Kelsey D. Atherton for Popular Science: Flying machines are hard secrets to keep. By their very nature, they soar into the heavens, above the heads of those below. America's military tends to keep its secret planes secret by only flying them in vast swathes of empty desert, until they’re ready for public debut.
But that’s not really an option for Amazon, which is testing delivery drones in the United Kingdom (while it attempts to weave its way through U.S. regulations). So where, exactly, are Amazon drones flying?
A field eight miles south of Cambridge named “Worsted Lodge.” No, really.
In a thorough photo-essay at Business Insider, reporter Sam Shead pinpoints and explores the site and the field, until turned away by a security guard. Cont'd...
Underwater Robotics Competition Challenges Students to Tackle Ocean and Space Science and Exploration
Geoff Dyer for CNBC: As it watches China build up its presence in the South China Sea, one reclaimed island at a time, the US military is betting on a new technology to help retain its edge — submarine drones.
During the past six months, the Pentagon has started to talk publicly about a once-secret program to develop unmanned undersea vehicles, the term given to the drone subs that are becoming part of its plan to deter China from trying to dominate the region.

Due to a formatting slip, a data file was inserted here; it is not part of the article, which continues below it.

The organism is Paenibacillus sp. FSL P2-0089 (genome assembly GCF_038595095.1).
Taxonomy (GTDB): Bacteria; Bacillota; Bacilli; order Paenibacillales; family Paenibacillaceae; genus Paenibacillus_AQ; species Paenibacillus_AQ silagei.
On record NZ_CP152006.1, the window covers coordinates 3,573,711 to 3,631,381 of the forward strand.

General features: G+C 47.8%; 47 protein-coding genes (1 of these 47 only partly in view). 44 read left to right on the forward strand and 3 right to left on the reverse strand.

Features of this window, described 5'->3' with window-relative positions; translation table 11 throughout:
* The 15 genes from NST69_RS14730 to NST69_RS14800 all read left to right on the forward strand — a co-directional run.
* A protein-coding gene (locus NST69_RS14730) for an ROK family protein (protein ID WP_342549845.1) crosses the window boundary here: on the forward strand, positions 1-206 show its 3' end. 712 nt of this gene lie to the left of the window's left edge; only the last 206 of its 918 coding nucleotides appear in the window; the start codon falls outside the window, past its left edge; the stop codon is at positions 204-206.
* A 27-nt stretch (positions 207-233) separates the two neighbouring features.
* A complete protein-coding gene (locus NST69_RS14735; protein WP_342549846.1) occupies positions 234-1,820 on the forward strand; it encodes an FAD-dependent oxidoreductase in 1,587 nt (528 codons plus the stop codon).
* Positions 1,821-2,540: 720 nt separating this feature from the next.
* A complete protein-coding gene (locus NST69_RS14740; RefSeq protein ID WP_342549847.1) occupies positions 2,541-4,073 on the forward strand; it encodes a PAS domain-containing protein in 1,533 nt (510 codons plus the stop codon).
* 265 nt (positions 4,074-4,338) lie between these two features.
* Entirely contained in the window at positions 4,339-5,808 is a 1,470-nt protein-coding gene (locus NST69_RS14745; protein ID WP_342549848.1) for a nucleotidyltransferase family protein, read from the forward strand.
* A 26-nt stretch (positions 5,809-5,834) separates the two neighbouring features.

Ashton Carter, US defense secretary, made special mention of drone subs in a speech about military strategy in Asia and hinted at their potential use in the South China Sea, which has large areas of shallower water.
The Pentagon's investment in subs "includes new undersea drones in multiple sizes and diverse payloads that can, importantly, operate in shallow water, where manned submarines cannot", said Mr Carter, who visited a US warship in the South China Sea on Friday. Cont'd...
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